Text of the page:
W3C home > Mailing lists > Public > www-html@w3.org > January 2005

Re: Embedded (inline) indexing tags

From: Orion Adrian <orion.adrian@gmail.com>
Date: Sat, 8 Jan 2005 10:24:16 -0500
Message-ID: <abd6c80105010807244df5748d@mail.gmail.com>
To: www-html@w3.org

What I'm saying though is that if you have to process the entire page
and not just the first X% then the process has become an order of
magnatude more resource intensive. The question is what benefit do we
get by making it that way. Secondly what do we lose by forcing
metadata to exist in the file and not be in a predictable location.
(Think meta-data based file systems).

Orion Adrian

On Sat, 8 Jan 2005 17:22:50 +1100, Trejkaz Xaoza <trejkaz@trypticon.org> wrote:
> On Sat, 8 Jan 2005 07:53, you wrote:
> > > distinct.)  It seems to me that it's the search engine's problem if it=20
> > > somehow fails to find important information.
> >
> > Often such heuristics are defences against abuse by authors trying to
> > increase their rating.  Metadata, because it doesn't get displayed in
> > HTML 4/XHTML 1, is a good place for keyword stuffing by people who don't
> > really care about its true purpose.
> Nothing stops the search engine from stopping indexing of keywords after a
> certain point in the page either.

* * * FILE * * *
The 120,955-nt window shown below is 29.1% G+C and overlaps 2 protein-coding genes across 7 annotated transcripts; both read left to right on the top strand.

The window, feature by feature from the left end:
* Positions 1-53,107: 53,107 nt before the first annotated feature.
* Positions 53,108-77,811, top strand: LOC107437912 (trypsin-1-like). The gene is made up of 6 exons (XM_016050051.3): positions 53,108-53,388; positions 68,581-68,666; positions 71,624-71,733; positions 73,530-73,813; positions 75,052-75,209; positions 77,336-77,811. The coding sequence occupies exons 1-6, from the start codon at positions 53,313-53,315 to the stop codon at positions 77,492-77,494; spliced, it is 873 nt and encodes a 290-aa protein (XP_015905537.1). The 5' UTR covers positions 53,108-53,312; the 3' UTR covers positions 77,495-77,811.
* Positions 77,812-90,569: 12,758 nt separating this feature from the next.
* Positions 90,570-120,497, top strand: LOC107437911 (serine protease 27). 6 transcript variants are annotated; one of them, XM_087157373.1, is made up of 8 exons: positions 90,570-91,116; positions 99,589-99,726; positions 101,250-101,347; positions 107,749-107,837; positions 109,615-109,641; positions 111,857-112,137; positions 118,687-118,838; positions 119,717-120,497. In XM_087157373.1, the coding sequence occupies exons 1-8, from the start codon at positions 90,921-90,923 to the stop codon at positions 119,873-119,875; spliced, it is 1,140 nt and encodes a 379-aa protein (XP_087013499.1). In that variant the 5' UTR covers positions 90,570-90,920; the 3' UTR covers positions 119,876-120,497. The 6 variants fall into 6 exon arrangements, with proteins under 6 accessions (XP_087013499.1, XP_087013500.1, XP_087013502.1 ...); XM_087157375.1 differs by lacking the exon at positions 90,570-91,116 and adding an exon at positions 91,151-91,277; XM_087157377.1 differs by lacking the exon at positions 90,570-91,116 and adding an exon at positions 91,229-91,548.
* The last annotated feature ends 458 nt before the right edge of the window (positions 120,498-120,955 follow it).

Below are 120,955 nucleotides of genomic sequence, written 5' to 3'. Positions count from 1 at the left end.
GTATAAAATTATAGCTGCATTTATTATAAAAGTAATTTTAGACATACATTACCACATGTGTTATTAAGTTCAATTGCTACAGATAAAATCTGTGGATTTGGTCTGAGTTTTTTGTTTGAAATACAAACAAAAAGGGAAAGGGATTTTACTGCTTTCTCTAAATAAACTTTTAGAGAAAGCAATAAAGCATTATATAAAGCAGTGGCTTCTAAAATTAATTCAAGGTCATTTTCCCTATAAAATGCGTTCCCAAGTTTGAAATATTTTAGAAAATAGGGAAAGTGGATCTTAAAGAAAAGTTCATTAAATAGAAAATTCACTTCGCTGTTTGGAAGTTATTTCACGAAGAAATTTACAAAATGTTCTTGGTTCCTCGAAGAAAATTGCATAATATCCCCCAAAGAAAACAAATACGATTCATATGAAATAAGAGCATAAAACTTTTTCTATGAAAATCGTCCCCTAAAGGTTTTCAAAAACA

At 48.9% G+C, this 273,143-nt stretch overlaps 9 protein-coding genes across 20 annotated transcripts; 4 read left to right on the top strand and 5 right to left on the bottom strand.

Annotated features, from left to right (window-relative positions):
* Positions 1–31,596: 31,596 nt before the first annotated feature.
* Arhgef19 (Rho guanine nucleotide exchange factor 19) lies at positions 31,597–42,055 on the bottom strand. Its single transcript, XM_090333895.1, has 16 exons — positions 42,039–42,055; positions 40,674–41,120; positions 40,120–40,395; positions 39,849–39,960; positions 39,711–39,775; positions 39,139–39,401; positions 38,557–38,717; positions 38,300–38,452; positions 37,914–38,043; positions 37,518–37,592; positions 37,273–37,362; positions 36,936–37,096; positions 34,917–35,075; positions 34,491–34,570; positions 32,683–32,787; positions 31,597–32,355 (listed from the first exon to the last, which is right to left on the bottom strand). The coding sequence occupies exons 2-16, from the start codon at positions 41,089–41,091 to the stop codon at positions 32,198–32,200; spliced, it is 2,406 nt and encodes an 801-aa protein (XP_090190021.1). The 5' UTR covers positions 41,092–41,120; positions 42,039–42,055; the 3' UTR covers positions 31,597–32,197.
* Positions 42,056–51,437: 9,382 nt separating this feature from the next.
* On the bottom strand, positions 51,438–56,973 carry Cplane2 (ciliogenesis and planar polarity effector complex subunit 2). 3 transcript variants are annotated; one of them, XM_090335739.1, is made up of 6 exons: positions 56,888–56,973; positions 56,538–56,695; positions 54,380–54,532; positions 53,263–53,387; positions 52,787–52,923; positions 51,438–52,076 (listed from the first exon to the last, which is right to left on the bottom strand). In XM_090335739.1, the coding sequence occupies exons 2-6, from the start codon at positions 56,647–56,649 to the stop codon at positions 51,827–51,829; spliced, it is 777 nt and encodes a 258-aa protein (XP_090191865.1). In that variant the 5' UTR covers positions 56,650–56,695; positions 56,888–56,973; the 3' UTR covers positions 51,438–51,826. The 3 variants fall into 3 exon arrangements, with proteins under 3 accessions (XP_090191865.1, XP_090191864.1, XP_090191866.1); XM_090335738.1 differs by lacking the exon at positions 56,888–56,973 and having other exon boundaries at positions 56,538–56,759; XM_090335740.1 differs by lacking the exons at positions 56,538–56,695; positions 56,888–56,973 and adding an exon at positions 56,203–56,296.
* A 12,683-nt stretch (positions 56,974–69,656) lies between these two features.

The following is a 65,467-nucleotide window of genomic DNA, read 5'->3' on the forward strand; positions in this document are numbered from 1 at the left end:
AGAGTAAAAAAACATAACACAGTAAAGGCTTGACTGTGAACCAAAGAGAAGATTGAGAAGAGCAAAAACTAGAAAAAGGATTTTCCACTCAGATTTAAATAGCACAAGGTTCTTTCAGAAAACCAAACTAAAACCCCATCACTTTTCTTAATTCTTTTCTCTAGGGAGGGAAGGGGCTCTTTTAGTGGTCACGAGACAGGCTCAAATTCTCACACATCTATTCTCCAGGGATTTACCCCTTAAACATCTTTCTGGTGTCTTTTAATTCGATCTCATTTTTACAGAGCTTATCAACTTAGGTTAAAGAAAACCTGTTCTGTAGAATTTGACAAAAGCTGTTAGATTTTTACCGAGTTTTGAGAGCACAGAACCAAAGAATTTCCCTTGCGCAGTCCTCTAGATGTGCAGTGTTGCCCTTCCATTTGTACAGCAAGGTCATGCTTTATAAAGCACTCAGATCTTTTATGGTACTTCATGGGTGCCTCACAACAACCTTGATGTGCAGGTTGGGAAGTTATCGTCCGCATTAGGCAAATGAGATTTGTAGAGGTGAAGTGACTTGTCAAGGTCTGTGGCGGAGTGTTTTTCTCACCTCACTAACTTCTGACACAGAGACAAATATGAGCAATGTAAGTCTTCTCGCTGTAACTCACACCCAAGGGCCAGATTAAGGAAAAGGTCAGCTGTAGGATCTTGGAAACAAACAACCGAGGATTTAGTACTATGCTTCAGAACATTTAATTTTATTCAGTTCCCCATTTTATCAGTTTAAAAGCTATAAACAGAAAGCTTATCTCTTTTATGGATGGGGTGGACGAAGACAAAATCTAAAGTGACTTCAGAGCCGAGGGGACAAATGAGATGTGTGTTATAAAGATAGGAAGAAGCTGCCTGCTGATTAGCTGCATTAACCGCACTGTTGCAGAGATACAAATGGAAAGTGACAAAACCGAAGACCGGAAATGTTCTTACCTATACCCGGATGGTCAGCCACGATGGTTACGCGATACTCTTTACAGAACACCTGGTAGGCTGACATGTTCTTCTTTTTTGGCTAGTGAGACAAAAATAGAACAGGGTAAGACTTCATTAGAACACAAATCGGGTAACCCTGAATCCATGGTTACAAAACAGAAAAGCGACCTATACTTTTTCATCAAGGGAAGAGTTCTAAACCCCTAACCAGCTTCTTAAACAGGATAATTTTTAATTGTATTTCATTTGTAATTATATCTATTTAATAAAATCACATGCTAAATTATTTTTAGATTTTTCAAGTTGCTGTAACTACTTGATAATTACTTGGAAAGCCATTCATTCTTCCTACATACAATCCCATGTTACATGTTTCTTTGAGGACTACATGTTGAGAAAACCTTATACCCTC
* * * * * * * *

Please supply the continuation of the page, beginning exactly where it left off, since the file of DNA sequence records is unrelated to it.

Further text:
> Although in all honesty, you would get better results if you _did_ index the
> entire page.  Then you can trivially detect keyword abuse by counting the
> number of keywords in the page and penalising for large numbers.  I thought
> this was already how Google worked anyway.
> But like I said, if they skip _important_ metadata, then it's their own
> problem.  They would quickly get supplanted by superior search engines, just
> like Altavista did when their results started getting crap.
> TX
> --
>              Email: Trejkaz Xaoza <trejkaz@trypticon.org>
>           Web site: http://xaoza.net/
>          Jabber ID: trejkaz@jabber.zim.net.au
>    GPG Fingerprint: 9EEB 97D7 8F7B 7977 F39F  A62C B8C7 BC8B 037E EA73
Received on Saturday, 8 January 2005 15:24:48 UTC

This archive was generated by hypermail 2.4.0 : Thursday, 30 April 2020 16:20:55 UTC